The supporting documents you should bring to an interview depend on the type of visa for which you are applying.

If You Are Issued a Visa
If at the end of the interview the decision of the consular officer is to issue you a non-immigrant visa, you will be given a colored tag for each visa application that has been approved. Take this tag to the courier service desk in the Pavilion at Gate 3, where you will need to arrange for delivery of your passport and visa. The current delivery fee is 110 pesos per visa for delivery in Metro Manila areas, with an additional handling fee for provincial areas. Total fees for delivery of a visa anywhere in the Philippines should be no more than 220 pesos each.
You should allow five to seven business days for delivery of your visa. If you need it to be issued earlier, please inform the officer at the time of the interview. The officer will determine whether earlier issuance is possible.

Friday, 8 June 2007

Sign up for Student Housing!

While neither of us went for student housing (Titchie lived with her aunt while Tricia got an apartment and shared the rent with a roommate), based on interviews with other Filipino students abroad, we suggest that you consider student housing, at least during your first semester abroad.

It may seem as if student housing doesn’t leave you much choice when it comes to location or roommates, but the experience may prove interesting and one way to get yourself immersed into your new community. Most student housing is close to the school or located within the campus. Deciding on student housing also exposes you to a new realm of people and cultures, which is one of the many reasons you may have gone abroad to study, right? Signing up for student housing also frees you from the ordeal of apartment hunting which can sometimes take several months.

Choosing student housing ensures that your accommodations are in order as soon as you reach your new place of residence, and can then spend the first few weeks of your stay familiarizing yourself with the location of the buildings where your classes are to be held (you don’t want to be late for your first class), learning how to get around your new city, and even surveying the nearest supermarket where you can buy white rice. Lastly, with a room in school housing, you can ask your RA or Resident Adviser questions about living in your new home city, how to use the washing machine, places to avoid, cheap places to eat, security, curfews, etc.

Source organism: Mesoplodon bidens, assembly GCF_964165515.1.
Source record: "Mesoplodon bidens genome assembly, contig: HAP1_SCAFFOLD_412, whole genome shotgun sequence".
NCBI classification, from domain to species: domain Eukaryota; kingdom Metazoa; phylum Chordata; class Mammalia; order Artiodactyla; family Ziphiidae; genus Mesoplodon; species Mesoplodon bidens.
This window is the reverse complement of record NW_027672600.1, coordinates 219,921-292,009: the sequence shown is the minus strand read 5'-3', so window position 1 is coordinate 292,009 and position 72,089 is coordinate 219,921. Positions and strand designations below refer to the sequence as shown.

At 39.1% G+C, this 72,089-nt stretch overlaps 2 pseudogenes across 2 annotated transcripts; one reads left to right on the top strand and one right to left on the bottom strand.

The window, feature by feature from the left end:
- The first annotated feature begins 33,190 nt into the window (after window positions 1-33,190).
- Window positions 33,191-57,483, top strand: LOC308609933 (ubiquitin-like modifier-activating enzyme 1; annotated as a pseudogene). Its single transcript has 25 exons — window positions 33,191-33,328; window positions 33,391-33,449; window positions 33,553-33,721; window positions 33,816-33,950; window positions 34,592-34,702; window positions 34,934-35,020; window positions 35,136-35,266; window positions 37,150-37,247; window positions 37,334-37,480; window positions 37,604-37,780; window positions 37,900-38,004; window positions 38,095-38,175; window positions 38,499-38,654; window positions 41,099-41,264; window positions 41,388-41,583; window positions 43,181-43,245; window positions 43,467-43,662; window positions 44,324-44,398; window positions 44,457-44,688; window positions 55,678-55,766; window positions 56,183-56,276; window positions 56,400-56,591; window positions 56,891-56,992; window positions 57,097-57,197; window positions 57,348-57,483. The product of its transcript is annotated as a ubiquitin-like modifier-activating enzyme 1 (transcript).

"The University’s housing program for post grads is great. The buildings are well maintained and the University provides students with all the essentials (pots/pans/duvet). Unfortunately, the slots are on a first come, first served basis but there are lots of rooms." –Charina Quizon, University of Birmingham, Birmingham

Application forms and brochures about housing usually come with the letter of acceptance from your school. Read these forms thoroughly. Take note of the length of the lease, whether meals are included with the fee, the building description, and the facilities each residence hall offers: computer services, parking, child care (for those who are parents). If you don’t get information about school housing, write or call your school’s admission office and ask about housing information as soon as you can. Aside from your personal information, the form will ask for your residence hall preference, roommate preference (smoker/ non smoker, early riser/ night owl), special needs (e.g. I would prefer an elevator building, I have a back problem). When done filling out the form, make a copy for your files and then send the original via a quick delivery service (Airborne Express, Fed Ex, JTS Express) so you are sure that the school gets your reservation. Competition for housing is tight so make sure you reserve early or at least make it before the deadline.

Thursday, 7 June 2007

Dorm Living From the Experts

We asked former dormers Lia Uy-Tioco, who studied Publishing at both Radcliffe and NYU, and Michael Campos, who studied in both the University of San Diego and Harvard, about their lives while living on campus. Here are their answers:

What is dorm life like? Was it a pleasant or rigid atmosphere?
L U: During my first year at NYU, I was at the 26th St. Residence, which had apartment-style units. We had two separate bedrooms and shared a common living/dining area, kitchen, and bathroom. It was actually pleasant, and since most of the students were graduate students, we sort of just went our own merry way. So it was really like living in a regular apartment building except that you needed your school ID to get in and had to go to the lobby to pick up guests.
MC: I lived in a co-ed dorm with students ranging from a variety of age groups and ethnic groups, sexual orientation (the openness of which was welcome since I am gay), nationality, etc. It was exciting at first, a very open community. No curfews!

Were you allowed to cook in your room?
LU: Yup. We had a kitchen, a tiny one, but it was OK. ‘Had to bring own microwave, though, and the ref was tiny.
MC: Nope. Fire hazard. We lived in a nearly 200-year old building. The kitchen was located in the basement and each resident was allotted fridge space for our stuff. I only tried to cook once and that was a disaster! It was macaroni and cheese. It turned out so badly the other dormmates offered to cook for me from then on. It’s really too bad that I chose not to spend more time in the kitchen; that was certainly the social center for the entire dormitory.